OUT: Ski Area Grades December 21, 2008

State’s ski areas among best, worst in environmental ratings

A SKIER TAKES the Million Dollar Highway trail into some extreme skiing at Crested Butte. Crested Butte Mountain Resort improved its environmental score card rating this year in spite of some planned expansion into expert-only backcountry areas.

When this year’s rating of the environmental friendliness of ski areas was published, both the highest and lowest scores were from Colorado.

Aspen Mountain, which graded at 85.7 percent, received the top “A” while Copper Mountain Resort was ranked at 31.9, an “F”, according to a grading system from the Ski Area Citizens’ Coalition.

Powderhorn was rated an “A” with a score of 76.2 percent.

The score card rates 83 ski areas in 11 western states. Results are available at http://www.skiareacitizens.com.

Copper Mountain was marked down mainly for its plans to expand its snowmaking system, open lift-served skiing in nearby backcountry areas and for proposed real estate development, said coalition research director Hunter Sykes.

Aspen benefited for attempts to minimize its development impacts, Sykes said.

Sykes said other resorts, such as Telluride, which received an “A” this year in spite of some expansion, improved their scores by providing insight into policies and programs.

However, Copper Mountain spokeswoman Lauren Pelletreau said the resort hadn’t bothered responding to the survey.

“Because the survey is so heavily weighted against some aspects, the time of our environmental manager is better spent carrying on our environmental work in the community,” Pelletreau said.

She said Copper Mountain’s “green” efforts included buying renewable energy credits, installing a solar system on a transportation building, pairing with the National Forest Foundation to raise $140,000 for “on-the-ground conservation projects” and giving a grant to a local elementary school to produce reusable shopping bags.

But Pelletreau adamantly refused to discuss possible expansion plans, saying “it isn’t relevant to the story.”

“We have certain projects approved from the EIS,” she said. “Some projects may never even happen, but resorts are evaluated (on those projects) as part of the scorecard.”

Instead, she fired back at the report, accusing the Ski Area Citizens’ Coalition as being a front for Colorado Wild, whose Web site states the group opposes “industrial ski area development on public lands.”

“I think it’s important your readers look at the folks putting the survey together,” she said. “I think skiers and riders should understand which group makes up the Ski Area Citizens’ Coalition.”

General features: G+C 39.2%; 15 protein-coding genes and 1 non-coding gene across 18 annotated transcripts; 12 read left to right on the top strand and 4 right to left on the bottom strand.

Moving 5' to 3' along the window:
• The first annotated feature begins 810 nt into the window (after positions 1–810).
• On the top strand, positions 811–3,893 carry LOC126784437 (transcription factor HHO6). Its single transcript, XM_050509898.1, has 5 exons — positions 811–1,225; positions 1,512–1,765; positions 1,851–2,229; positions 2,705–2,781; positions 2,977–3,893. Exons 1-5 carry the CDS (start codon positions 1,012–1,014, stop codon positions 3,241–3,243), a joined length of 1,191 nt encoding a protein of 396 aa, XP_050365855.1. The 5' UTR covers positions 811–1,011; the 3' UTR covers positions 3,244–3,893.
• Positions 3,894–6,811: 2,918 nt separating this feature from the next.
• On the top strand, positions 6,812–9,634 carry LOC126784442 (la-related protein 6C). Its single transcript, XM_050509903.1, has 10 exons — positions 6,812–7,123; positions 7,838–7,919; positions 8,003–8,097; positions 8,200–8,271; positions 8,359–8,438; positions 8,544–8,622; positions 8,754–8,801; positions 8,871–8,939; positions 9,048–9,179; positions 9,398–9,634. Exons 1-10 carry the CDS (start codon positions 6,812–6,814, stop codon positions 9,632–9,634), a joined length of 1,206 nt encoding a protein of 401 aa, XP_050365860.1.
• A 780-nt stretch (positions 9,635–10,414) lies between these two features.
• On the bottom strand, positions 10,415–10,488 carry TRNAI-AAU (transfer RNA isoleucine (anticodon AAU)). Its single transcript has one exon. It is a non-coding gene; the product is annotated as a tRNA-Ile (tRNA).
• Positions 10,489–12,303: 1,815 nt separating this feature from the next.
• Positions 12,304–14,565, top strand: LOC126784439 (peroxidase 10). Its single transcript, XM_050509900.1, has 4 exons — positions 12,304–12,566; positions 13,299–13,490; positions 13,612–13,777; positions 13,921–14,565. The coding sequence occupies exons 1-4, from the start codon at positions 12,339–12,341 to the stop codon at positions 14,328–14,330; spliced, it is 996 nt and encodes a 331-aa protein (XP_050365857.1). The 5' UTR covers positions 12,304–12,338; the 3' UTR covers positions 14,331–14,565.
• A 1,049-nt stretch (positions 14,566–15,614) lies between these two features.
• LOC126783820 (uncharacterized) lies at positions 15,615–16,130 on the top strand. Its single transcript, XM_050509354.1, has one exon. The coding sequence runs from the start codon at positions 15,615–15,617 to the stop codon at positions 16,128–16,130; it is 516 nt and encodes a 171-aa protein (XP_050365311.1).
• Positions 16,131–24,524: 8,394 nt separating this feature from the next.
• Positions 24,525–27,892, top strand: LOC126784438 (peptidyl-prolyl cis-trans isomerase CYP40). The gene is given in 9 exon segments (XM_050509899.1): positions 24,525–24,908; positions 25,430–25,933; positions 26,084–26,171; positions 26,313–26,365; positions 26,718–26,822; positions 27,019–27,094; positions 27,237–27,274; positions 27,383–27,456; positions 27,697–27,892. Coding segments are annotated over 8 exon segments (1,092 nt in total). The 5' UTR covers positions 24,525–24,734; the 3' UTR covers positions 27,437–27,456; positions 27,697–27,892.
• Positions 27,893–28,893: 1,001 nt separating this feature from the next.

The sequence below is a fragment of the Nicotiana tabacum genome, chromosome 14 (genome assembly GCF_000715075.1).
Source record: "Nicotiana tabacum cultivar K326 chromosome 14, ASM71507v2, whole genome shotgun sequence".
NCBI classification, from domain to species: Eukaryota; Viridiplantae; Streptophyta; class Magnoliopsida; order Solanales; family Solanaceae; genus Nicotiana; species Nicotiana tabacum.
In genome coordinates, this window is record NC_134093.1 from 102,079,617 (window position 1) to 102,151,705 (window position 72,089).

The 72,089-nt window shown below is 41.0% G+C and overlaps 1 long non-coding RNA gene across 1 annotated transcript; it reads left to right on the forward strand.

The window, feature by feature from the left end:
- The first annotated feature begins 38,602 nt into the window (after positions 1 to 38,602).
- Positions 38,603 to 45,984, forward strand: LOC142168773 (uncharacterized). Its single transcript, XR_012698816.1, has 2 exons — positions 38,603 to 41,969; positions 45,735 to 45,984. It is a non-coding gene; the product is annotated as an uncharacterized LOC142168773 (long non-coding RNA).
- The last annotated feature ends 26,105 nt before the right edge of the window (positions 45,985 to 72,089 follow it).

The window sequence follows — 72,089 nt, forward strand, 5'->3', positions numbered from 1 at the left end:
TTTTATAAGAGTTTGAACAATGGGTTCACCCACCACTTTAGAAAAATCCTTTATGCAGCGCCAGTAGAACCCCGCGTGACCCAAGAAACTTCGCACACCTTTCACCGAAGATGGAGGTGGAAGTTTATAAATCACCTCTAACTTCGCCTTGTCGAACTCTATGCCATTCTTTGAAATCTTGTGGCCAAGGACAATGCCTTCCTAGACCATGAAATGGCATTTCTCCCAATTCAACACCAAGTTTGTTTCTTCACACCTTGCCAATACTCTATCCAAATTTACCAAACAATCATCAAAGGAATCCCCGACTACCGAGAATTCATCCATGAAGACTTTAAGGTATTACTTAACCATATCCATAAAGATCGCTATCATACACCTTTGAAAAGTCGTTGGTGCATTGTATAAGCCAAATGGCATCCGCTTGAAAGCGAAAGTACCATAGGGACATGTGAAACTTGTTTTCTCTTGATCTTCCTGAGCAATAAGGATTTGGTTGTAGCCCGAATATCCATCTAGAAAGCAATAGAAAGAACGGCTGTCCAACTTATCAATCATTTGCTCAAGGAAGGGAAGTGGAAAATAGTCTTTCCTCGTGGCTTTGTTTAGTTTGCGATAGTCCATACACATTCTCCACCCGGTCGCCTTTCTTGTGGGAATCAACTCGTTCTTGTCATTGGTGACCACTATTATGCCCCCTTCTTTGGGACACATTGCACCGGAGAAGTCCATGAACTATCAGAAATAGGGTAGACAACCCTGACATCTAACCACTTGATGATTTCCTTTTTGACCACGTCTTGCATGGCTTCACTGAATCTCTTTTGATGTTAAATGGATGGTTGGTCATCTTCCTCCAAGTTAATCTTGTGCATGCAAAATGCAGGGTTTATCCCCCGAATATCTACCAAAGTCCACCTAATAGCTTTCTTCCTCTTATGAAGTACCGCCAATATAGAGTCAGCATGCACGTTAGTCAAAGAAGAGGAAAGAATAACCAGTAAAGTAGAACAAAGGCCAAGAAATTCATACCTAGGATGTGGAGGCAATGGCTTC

Sykes readily admitted the presence of Colorado Wild.

“Colorado Wild originally started the survey and now the Ski Area Citizens’ Coalition is part of Colorado Wild,” he said. “We award ski areas for (adopting) certain policies and practices, but the big weight is mainly development and related criteria.”

Sykes applauded Copper Mountain for its efforts but noted the size of the planned expansion.

“Expansion is the single biggest impact to the environment a ski area can have,” he said. “This impact is quite local and can be quite severe in the area it’s occurring.

“You can’t overcome impacts to wetlands, riparian systems and ecosystem health by buying energy credits.”

Telluride, which opened 50 acres of skiing in Revelation Bowl, received an A in light of the area’s other environmental work, Sykes said.

“It’s hike-to terrain” rather than requiring a new lift, Sykes said. “There will be an impact from more skiers but not that great a physical impact.”

Crested Butte spokesman Todd Walton said that area raised its score from a D in 2007 to a C this year by actively engaging the coalition.

“It’s something we are taking more and more seriously,” Walton said. “We didn’t receive any requests for information, so we contacted them and asked them how we can be more involved and more proactive.”

Walton noted that most of the areas receiving the highest scores are those “mature areas” without plans for expansion.

Crested Butte is caught up in a local controversy regarding a proposed expansion onto nearby Snodgrass Mountain, a favorite skiing, biking and hiking area for locals.

“There are some realities to (expansion),” he said.

As for Snodgrass, “we are going to be as careful and environmentally sensitive as we can,” Walton said.  “We are doing it in ways to make it as sustainable as possible.”

There’s no getting around that ski area expansion can be controversial, he said.

“It all depends on your view,” Walton said. “The world isn’t always in terms of black and white.”

This echoes what Sykes maintains: A ski area’s acceptance of the score card relies heavily on that resort’s plans for expansion.

“It depends. If they get a poor score card, they complain it’s biased against the success of the area,” he said. “I guess they equate expansion with success, and I would argue that’s not necessarily the case.

“There are fewer skiers now than there were 20 years ago.”

In other cases, he said, some ski areas see a good environmental score card as a positive.

“Some resorts even use the score card in their marketing effort,” he noted.


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